Bob Hope Cultural Center Opens Tonight : Political, Hollywood Celebrities to Dedicate $20-Million Palm Desert Facility

Times Staff Writer

With lots of glitz and fanfare, a major arts and entertainment facility for Southern California opens in Palm Desert tonight. On hand to dedicate the $20-million Bob Hope Cultural Center will be a host of political and Hollywood celebrities, including President and Mrs. Reagan.

Hope, 84, who returned this week from entertaining U.S. troops in the Persian Gulf--his first Christmas mission for American forces overseas since 1983--will receive a special award from Reagan. The evening’s events will be taped for an NBC special to be aired next month called “America’s Tribute to Bob Hope.”

The center--built exclusively with private donations from individuals, foundations and corporations--consists basically of the 1,166-seat McCallum Theatre for the Performing Arts. Named for the late Pearl McCallum McManus, a member of a Palm Springs founding family, the theater is the first of several structures planned.

The Hope building contains a Ford Founders Room (for those contributing $50,000 or more), named for former President Gerald R. Ford, who lives down the road at Thunderbird Country Club. Leading into the structure is the Fred Waring Pavilion, whose centerpiece is a three-tiered fountain honoring the late musician and composer.


Ford is expected to make a brief appearance at the event, though his wife, Betty, is recovering from surgery Wednesday night for a “minor wound problem” after quadruple bypass surgery in late November. Former Presidents Jimmy Carter and Richard Nixon also were invited to the event, but both declined.

Lucille Ball is expected to be there, along with Kirk Douglas, George C. Scott, Mary Martin, Nancy Sinatra, Diahann Carroll and Yakov Smirnoff. So are Gov. George Deukmejian, Sens. Alan Cranston and Pete Wilson, White House Chief of Staff Howard Baker, National Security Adviser Colin L. Powell Jr. and CIA director William Webster.

Van Cliburn will play the national anthem, as well as the Schumann-Liszt piece “Widmung,” which he played at the White House dinner for Soviet leader Mikhail S. Gorbachev several weeks ago.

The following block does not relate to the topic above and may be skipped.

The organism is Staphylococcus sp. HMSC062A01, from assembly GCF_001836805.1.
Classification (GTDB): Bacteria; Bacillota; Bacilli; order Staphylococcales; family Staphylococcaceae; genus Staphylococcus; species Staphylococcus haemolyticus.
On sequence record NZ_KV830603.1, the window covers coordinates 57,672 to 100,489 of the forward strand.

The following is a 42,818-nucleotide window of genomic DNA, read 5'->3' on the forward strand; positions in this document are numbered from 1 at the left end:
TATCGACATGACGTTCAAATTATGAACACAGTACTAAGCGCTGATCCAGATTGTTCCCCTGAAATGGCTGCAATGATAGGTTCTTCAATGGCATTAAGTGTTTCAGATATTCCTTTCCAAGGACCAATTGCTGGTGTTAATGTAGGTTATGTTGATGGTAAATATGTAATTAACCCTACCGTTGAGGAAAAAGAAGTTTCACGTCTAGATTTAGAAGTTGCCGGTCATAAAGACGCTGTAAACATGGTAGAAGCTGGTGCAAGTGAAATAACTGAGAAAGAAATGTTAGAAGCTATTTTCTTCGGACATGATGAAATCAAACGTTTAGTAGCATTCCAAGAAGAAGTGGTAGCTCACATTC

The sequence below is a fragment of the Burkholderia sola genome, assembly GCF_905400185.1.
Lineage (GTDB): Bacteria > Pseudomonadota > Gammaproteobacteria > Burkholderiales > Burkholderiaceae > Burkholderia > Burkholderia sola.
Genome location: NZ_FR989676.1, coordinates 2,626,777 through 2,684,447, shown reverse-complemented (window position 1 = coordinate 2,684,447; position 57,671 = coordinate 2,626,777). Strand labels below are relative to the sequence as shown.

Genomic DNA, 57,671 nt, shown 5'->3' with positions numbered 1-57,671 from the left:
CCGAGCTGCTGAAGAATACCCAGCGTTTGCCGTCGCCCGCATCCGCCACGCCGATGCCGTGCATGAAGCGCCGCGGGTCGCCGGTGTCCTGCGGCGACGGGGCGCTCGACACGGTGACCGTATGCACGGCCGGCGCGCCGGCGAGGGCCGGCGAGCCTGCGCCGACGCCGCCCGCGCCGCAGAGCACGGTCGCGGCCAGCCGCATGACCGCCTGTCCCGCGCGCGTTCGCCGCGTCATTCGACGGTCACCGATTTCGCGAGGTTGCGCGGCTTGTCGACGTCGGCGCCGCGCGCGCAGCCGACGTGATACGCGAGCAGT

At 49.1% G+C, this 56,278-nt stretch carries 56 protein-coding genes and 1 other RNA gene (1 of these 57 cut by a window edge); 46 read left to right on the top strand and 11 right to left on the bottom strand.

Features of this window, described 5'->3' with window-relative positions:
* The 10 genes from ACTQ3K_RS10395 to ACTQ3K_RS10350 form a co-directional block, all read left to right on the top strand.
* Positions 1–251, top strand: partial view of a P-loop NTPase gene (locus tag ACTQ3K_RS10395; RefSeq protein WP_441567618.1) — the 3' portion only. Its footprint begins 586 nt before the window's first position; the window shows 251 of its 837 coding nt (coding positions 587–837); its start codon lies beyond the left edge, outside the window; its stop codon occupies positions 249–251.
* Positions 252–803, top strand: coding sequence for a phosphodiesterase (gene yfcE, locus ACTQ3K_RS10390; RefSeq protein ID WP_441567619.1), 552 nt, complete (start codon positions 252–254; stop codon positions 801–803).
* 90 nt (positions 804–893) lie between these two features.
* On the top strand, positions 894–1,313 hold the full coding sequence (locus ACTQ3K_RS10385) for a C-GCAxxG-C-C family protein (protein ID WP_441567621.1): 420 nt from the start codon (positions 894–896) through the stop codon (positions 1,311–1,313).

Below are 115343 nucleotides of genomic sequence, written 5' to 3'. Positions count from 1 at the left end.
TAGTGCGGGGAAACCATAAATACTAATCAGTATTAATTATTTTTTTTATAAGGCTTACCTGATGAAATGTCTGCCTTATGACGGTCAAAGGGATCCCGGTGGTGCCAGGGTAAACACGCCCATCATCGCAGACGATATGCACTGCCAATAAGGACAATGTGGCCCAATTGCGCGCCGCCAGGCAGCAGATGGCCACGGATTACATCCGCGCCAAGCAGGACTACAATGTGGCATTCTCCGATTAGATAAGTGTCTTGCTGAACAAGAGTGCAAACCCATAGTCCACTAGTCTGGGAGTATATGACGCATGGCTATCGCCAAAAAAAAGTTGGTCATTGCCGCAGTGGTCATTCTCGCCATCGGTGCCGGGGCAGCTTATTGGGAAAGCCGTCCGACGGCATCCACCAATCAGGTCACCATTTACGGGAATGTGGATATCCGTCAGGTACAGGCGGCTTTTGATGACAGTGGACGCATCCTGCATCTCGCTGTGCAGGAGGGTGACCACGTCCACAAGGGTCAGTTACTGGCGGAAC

Also featured will be three songs from Andrew Lloyd Webber’s musical “Phantom of the Opera” and a 3 1/2-minute video tribute to Hope with bits from Johnny Carson and Ford, among others.


McCallum Theatre is decorated in “shades of mauve, plum and dusty rose.” It is “desert modern on the outside and inside there’s a feeling of European intimacy,” according to Michael Grossman, the theater’s executive director.

McCallum Theatre will feature popular entertainment, Grossman said. Besides providing a house for community-based performing arts groups, the theater will offer a great performers series beginning with Rudolf Nureyev and Friends (six dancers from the Paris Opera Ballet), who are scheduled for three nights starting Jan. 19.

An eclectic mix of upcoming performers includes violinist Yehudi Menuhin; mezzo-soprano Marilyn Horne; actress Julie Harris doing her Bronte evening; Three Dog Night, and the Belgrade State Folk Ensemble.

Asked whether the center sees itself in competition with the Orange County Performing Arts Center, which opened in September, 1986, Grossman said, “The more theaters there are, that’s all the more excitement that is bred.


“At the moment, we’re selling tickets to people in the (Coachella) Valley cities, in Hemet and the High Desert, in Riverside and all the way to San Diego,” Grossman said.

“In our range of programming, like the Orange County center, like the Doolittle and the Ahmanson, we can do it all,” Grossman said.

McCallum Theatre was designed by Anthony and Langford/Architects of Huntington Beach. The firm also designed La Mirada Civic Center and Continental Plaza in El Segundo. The sound system consists of JBL speakers and components. There is special transmission equipment for the hearing-impaired.

The auditorium contains padded, fabric-covered seating at all levels, and according to theater officials, the intimate atmosphere results from the fact that the back of the house is 80 feet from the proscenium opening. Two out of three seats, or 722, are at orchestra level. Twelve audience side boxes contain 96 seats; there are 170 seats at the founders level and 178 balcony seats.


Mitchell J. Simon, president of the Hope center’s board, said future planning revolves around a Bob Hope “institute of memorabilia,” an art and music school and an outdoor amphitheater.

The Bob Hope Cultural Center begins its first year with a $5-million endowment in place. The center also has a half-dozen $1-million donors, including shopping center developer Ernest W. Hahn and his wife, the Marriott Corp. and the McCallum Foundation.

Gene Autry gave $250,000, according to Greg Willenborg, the center’s campaign director and executive producer. There were about 75 donors giving $100,000 apiece and 7,000 donations of $25 to $100, he said.

Willenborg said that neither the stock market crash nor changes in tax law appeared to have any major impact on contributions. In fact, he said, as the center opening drew closer, more donations came in.


“Any falloff was more than made up by the excitement of the opening this year,” he said.